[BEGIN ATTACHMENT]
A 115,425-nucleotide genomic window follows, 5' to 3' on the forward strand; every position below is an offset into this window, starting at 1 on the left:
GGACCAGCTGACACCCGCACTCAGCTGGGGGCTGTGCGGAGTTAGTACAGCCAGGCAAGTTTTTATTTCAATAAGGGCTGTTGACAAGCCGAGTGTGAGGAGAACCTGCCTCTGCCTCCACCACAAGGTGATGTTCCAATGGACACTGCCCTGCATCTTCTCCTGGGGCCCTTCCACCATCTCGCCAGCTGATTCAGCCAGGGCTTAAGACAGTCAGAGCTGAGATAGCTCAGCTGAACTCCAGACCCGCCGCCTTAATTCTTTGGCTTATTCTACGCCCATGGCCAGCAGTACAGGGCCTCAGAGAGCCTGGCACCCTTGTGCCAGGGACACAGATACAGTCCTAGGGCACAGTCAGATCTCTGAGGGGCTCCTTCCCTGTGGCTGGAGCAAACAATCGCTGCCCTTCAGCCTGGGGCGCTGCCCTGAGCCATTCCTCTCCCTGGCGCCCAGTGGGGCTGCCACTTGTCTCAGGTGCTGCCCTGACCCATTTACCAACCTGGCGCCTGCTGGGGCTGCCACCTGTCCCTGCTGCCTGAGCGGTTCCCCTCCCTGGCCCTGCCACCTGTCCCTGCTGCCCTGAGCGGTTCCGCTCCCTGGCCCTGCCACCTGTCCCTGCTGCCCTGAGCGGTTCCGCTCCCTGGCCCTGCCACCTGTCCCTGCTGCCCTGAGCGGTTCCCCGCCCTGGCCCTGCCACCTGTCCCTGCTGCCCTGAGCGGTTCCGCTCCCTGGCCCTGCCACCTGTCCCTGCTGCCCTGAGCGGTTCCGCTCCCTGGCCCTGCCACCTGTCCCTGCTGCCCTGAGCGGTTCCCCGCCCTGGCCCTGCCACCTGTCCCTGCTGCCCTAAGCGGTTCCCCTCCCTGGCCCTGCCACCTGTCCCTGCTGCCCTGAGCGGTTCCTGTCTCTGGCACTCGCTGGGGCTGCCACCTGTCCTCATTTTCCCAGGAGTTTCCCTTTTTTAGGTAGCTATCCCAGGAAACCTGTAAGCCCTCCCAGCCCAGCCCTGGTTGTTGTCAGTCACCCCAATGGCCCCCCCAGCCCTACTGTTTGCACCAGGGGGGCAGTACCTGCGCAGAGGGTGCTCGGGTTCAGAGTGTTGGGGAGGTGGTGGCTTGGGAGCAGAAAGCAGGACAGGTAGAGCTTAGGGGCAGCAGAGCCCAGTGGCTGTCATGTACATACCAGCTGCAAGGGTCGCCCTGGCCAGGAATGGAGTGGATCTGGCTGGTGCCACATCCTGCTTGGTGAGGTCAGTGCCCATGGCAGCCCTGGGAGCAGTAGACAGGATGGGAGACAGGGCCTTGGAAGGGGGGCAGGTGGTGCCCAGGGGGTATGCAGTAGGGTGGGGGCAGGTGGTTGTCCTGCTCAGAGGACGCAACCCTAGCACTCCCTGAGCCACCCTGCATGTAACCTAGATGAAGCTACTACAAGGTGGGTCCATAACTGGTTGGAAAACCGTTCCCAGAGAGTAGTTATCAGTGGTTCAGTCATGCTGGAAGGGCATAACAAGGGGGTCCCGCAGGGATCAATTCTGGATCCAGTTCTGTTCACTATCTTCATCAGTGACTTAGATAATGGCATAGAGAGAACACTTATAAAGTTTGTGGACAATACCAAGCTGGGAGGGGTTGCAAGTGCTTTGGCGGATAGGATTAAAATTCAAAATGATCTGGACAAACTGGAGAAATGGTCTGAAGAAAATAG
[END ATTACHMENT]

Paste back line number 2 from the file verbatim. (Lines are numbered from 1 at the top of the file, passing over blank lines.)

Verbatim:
GGACCAGCTGACACCCGCACTCAGCTGGGGGCTGTGCGGAGTTAGTACAGCCAGGCAAGTTTTTATTTCAATAAGGGCTGTTGACAAGCCGAGTGTGAGGAGAACCTGCCTCTGCCTCCACCACAAGGTGATGTTCCAATGGACACTGCCCTGCATCTTCTCCTGGGGCCCTTCCACCATCTCGCCAGCTGATTCAGCCAGGGCTTAAGACAGTCAGAGCTGAGATAGCTCAGCTGAACTCCAGACCCGCCGCCTTAATTCTTTGGCTTATTCTACGCCCATGGCCAGCAGTACAGGGCCTCAGAGAGCCTGGCACCCTTGTGCCAGGGACACAGATACAGTCCTAGGGCACAGTCAGATCTCTGAGGGGCTCCTTCCCTGTGGCTGGAGCAAACAATCGCTGCCCTTCAGCCTGGGGCGCTGCCCTGAGCCATTCCTCTCCCTGGCGCCCAGTGGGGCTGCCACTTGTCTCAGGTGCTGCCCTGACCCATTTACCAACCTGGCGCCTGCTGGGGCTGCCACCTGTCCCTGCTGCCTGAGCGGTTCCCCTCCCTGGCCCTGCCACCTGTCCCTGCTGCCCTGAGCGGTTCCGCTCCCTGGCCCTGCCACCTGTCCCTGCTGCCCTGAGCGGTTCCGCTCCCTGGCCCTGCCACCTGTCCCTGCTGCCCTGAGCGGTTCCCCGCCCTGGCCCTGCCACCTGTCCCTGCTGCCCTGAGCGGTTCCGCTCCCTGGCCCTGCCACCTGTCCCTGCTGCCCTGAGCGGTTCCGCTCCCTGGCCCTGCCACCTGTCCCTGCTGCCCTGAGCGGTTCCCCGCCCTGGCCCTGCCACCTGTCCCTGCTGCCCTAAGCGGTTCCCCTCCCTGGCCCTGCCACCTGTCCCTGCTGCCCTGAGCGGTTCCTGTCTCTGGCACTCGCTGGGGCTGCCACCTGTCCTCATTTTCCCAGGAGTTTCCCTTTTTTAGGTAGCTATCCCAGGAAACCTGTAAGCCCTCCCAGCCCAGCCCTGGTTGTTGTCAGTCACCCCAATGGCCCCCCCAGCCCTACTGTTTGCACCAGGGGGGCAGTACCTGCGCAGAGGGTGCTCGGGTTCAGAGTGTTGGGGAGGTGGTGGCTTGGGAGCAGAAAGCAGGACAGGTAGAGCTTAGGGGCAGCAGAGCCCAGTGGCTGTCATGTACATACCAGCTGCAAGGGTCGCCCTGGCCAGGAATGGAGTGGATCTGGCTGGTGCCACATCCTGCTTGGTGAGGTCAGTGCCCATGGCAGCCCTGGGAGCAGTAGACAGGATGGGAGACAGGGCCTTGGAAGGGGGGCAGGTGGTGCCCAGGGGGTATGCAGTAGGGTGGGGGCAGGTGGTTGTCCTGCTCAGAGGACGCAACCCTAGCACTCCCTGAGCCACCCTGCATGTAACCTAGATGAAGCTACTACAAGGTGGGTCCATAACTGGTTGGAAAACCGTTCCCAGAGAGTAGTTATCAGTGGTTCAGTCATGCTGGAAGGGCATAACAAGGGGGTCCCGCAGGGATCAATTCTGGATCCAGTTCTGTTCACTATCTTCATCAGTGACTTAGATAATGGCATAGAGAGAACACTTATAAAGTTTGTGGACAATACCAAGCTGGGAGGGGTTGCAAGTGCTTTGGCGGATAGGATTAAAATTCAAAATGATCTGGACAAACTGGAGAAATGGTCTGAAGAAAATAG